Nationwide on Sideline for Super Bowl

Insurer Opts for Nascar Sponsorship Instead

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COLUMBUS, Ohio ( -- Despite back-to-back Super Bowl spots, with Kevin Federline in 2007 and Fabio in 2006, Nationwide has decided to stay out of the game in 2008, shifting the extra dollars from its estimated $100 million annual budget to an expensive Nascar sponsorship.
Kevin Federline
Kevin Federline

"Unfortunately, there wasn't anything as timely as the Kevin Federline/Britney Spears story, and since it sort of took a sad turn, we didn't want to try and capitalize on that," said Steven Schreibman, VP-advertising and brand management at Nationwide.

A Super Bowl spot had been part of the plan and part of the budget all along. The challenge was coming up with something that could resonate as well as Federline and Fabio.

You can't say TM Advertising didn't try, though. The creative agency of record known for Nationwide's "Life Comes at You Fast" advertising theme pitched more than six storyboard concepts.

'We set the bar really high'
"Some were cute and some were funny, but we set the bar really high," Mr. Schreibman said. "Unless we saw something that really blew us away, I wasn't going to fight for it. It wasn't an issue of money."

Nationwide entered the Super Bowl fray for the first time in 2006 with an ad that featured Fabio and set off a media frenzy worth $7.2 million in ad value, thanks to 158 million impressions and 500 media stories, according to the company's own in-house return-on-investment measurements.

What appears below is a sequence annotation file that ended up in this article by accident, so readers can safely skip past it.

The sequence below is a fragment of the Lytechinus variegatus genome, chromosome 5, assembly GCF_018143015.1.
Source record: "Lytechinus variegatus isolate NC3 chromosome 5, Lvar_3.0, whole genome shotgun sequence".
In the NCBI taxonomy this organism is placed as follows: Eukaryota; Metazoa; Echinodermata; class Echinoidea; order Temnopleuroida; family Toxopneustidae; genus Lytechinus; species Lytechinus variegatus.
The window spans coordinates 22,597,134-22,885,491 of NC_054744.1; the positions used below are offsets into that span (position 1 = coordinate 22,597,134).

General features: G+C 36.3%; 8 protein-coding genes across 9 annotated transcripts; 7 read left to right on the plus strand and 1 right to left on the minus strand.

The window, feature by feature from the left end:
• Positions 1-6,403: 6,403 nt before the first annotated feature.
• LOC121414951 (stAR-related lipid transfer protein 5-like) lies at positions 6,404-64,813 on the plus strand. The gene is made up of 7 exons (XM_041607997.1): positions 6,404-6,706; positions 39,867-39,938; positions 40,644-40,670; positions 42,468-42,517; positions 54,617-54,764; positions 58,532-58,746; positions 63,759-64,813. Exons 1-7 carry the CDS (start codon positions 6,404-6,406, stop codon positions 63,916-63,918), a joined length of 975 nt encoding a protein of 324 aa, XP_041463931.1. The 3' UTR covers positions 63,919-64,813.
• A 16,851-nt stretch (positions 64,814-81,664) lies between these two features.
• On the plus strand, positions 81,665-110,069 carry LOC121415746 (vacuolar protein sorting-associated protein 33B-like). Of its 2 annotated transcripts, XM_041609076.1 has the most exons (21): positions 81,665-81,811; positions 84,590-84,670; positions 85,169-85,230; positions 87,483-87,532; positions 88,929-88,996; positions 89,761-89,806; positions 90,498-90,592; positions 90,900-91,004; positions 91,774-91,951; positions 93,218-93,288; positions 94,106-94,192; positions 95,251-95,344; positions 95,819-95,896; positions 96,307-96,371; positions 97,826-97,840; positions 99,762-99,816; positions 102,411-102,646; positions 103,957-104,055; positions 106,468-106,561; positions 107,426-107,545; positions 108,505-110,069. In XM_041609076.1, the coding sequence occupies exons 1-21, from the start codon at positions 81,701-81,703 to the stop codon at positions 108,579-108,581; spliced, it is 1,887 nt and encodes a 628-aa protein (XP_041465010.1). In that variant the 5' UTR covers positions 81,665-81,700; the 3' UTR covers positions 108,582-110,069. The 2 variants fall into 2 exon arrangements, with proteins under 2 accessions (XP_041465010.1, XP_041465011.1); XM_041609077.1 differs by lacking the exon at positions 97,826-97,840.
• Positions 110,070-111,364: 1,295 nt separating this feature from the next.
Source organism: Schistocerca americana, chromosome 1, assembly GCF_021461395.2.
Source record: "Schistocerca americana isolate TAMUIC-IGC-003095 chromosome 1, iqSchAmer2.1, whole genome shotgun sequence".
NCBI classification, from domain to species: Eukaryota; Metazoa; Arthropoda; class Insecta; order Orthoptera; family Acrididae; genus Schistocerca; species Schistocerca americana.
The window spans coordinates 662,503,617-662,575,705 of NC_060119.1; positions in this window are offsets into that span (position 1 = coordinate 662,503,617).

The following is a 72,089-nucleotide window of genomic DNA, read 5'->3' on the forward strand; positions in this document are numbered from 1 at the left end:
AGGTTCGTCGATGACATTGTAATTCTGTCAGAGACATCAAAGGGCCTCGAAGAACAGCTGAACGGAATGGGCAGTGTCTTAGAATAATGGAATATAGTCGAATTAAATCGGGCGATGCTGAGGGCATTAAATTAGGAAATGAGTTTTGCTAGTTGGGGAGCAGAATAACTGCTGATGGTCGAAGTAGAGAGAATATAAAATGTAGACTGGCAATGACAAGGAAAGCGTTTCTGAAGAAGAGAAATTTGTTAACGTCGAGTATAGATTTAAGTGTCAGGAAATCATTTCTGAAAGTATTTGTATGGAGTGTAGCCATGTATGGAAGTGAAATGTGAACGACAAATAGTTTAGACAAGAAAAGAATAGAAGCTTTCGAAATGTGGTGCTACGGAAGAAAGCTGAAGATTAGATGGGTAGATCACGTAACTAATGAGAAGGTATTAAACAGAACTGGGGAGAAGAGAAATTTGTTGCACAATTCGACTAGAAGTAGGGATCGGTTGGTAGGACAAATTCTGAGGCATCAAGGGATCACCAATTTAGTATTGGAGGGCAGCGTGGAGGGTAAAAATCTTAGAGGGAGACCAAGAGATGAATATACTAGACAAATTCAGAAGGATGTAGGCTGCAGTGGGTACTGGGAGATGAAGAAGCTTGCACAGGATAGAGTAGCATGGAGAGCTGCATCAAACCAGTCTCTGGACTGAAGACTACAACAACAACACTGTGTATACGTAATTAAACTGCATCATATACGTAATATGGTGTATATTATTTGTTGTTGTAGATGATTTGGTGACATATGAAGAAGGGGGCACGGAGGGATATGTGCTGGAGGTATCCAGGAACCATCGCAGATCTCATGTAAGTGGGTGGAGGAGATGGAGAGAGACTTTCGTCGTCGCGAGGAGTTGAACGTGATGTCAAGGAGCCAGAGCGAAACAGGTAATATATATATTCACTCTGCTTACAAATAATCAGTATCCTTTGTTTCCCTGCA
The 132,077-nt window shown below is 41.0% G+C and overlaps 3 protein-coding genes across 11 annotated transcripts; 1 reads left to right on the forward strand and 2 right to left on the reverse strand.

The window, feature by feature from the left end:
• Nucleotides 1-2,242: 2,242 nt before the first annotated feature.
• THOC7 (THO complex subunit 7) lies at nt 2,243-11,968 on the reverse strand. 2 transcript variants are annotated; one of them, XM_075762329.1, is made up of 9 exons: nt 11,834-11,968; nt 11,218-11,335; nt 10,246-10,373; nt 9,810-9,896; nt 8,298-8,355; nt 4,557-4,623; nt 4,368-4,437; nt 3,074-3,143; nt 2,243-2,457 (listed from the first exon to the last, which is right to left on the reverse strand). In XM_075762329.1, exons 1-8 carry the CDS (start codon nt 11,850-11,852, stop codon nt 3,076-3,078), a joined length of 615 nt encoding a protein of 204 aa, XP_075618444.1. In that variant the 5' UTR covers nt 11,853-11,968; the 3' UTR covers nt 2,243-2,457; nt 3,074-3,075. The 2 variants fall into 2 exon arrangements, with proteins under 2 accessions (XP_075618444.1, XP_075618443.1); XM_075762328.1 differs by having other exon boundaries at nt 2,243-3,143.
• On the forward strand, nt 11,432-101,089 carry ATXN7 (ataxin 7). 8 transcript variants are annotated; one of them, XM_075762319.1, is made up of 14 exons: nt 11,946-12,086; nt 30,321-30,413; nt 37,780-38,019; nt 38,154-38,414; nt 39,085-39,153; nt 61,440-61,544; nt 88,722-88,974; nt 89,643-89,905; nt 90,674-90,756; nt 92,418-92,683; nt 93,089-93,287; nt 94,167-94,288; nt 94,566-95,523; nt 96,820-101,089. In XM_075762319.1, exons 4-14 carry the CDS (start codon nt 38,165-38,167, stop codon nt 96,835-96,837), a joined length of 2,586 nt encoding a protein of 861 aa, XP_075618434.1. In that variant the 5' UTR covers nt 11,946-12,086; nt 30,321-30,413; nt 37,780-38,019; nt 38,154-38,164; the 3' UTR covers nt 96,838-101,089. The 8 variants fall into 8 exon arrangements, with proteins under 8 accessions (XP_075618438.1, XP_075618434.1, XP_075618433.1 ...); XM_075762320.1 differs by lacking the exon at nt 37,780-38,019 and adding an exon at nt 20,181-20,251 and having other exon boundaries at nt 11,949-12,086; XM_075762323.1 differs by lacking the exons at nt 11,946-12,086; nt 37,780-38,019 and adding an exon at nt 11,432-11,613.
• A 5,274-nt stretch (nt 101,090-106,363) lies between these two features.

A recent study by Cymfony, a division of TNS Media Intelligence, named Nationwide's Federline ad the year's most successful celebrity spot. Moreover, the study said Federline slinging fries garnered Nationwide eight times the "buzz" of other Super Bowl ads.

Beyond the challenge of finding a perfect-pitch creative concept, Mr. Schreibman also said one-day event just didn't compare with the almost yearlong opportunity of the company's new Nascar sponsorship.

'The Super Bowl of racing'
"The thing with Nascar is that it lasts 10 months out of the year," he said. "When it kicks off with the Daytona in February, that's like the Super Bowl of racing. For Nationwide to be a part of that is huge."

In early October, Nationwide announced a seven-year deal estimated to be worth between $70 million and $80 million to become the title sponsor of the former Busch Series sponsored by Anheuser-Busch for 26 years. The series will be known as the Nascar Nationwide Series, and the insurer plans to kick off a nationwide TV and print campaign starting with Daytona in mid-February.

"This is our first time stepping up and doing a gigantic naming-rights sponsorship of a series. No one in our category is doing this," Mr. Schreibman said. "For us it was about what was going to be the most consistent, long-term message."

When asked if he thought any of this year's Super Bowl spots might be able to inherit Nationwide's spot as most buzz-worthy ad, Mr. Schreibman said: "Beyond the excitement and buzz of who is in and who is out, none of the concepts really excite me yet."
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